‘We understand that the cut-off point for patients choosing to come to the GP rather than buy their own medicines is around £3,' said GPC Wales negotiator Dr Ian Millington.
The current prescription charge will be scrapped on 1 April. GPs are blaming politicians facing elections in May for the timing.
Swansea GP Dr Neil Upton said: ‘One can fear that we'll be back to prescribing paracetamol and cotton wool. The burden of refusal will fall on the GP and not on the politicians.
‘There are no incentives in the system not to overspend our drugs budget and this year will be the first time that we have done so.'
Plans at one practice to introduce a recurring prescriptions scheme to allow patients to obtain prescriptions for trivial items without a medicines review have failed after defence unions gave conflicting advice.
South West Wales GP Dr Roger Burns said one defence union said they could not introduce such a scheme while another said they could with appropriate protocols in place.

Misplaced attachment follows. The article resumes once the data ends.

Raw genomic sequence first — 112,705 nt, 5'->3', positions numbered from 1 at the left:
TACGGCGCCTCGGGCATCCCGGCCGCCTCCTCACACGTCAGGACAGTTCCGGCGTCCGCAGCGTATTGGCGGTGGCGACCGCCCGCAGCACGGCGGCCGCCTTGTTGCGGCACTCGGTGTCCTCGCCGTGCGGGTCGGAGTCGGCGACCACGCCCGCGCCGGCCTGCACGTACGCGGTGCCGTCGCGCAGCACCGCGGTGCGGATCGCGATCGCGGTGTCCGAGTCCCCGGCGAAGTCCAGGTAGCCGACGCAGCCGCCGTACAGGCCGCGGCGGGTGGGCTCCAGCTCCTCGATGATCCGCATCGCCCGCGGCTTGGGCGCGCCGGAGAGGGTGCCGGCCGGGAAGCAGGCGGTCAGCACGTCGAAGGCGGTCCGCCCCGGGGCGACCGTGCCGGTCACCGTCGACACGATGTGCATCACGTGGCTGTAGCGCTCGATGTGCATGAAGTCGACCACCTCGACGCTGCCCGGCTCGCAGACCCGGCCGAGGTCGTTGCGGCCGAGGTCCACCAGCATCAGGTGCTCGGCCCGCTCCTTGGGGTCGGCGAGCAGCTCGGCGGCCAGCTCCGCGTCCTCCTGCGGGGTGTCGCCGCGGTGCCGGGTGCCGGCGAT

Dr Stephanie Bowen, director of education and communications at the Medical Protection Society, said if practices were intending to set up the mechanism of recurring prescriptions they should do so with a protocol that demonstrates that they have looked at the safety issues.
The Welsh Assembly estimates the extra drugs bill for 2007/8 will amount to £29.5 million. It says statistics show an increased workload is not an issue. A spokesman said that since the cost of prescriptions was frozen at £6 in 2001 and then reduced from 2004, there was no evidence of an increase in the number of English residents registering with a Welsh GP to access cheaper prescriptions.
Prescriptions will calculate to cost £6.65 in England, Scotland and Northern Ireland.